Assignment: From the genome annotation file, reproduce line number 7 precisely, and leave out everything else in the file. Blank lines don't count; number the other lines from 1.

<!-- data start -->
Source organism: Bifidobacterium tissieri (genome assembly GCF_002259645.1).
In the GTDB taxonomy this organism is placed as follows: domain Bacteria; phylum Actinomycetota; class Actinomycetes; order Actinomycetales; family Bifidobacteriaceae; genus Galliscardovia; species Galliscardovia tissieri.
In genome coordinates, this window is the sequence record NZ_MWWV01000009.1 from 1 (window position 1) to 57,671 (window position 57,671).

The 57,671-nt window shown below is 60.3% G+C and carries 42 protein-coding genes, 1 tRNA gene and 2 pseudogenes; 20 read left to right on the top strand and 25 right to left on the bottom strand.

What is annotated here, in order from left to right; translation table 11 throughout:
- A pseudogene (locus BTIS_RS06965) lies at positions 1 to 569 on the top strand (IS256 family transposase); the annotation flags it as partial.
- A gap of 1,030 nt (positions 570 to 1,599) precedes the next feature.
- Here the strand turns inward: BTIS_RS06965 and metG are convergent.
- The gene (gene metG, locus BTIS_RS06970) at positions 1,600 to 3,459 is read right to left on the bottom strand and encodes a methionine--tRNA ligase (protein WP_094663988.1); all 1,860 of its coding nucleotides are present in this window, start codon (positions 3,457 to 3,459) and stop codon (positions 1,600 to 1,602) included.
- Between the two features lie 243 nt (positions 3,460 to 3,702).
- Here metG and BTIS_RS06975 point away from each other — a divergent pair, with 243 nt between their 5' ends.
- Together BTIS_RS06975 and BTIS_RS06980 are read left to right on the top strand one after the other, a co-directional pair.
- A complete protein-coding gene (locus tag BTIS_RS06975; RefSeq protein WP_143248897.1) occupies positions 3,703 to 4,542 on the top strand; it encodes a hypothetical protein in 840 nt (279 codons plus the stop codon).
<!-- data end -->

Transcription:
- A gap of 1,030 nt (positions 570 to 1,599) precedes the next feature.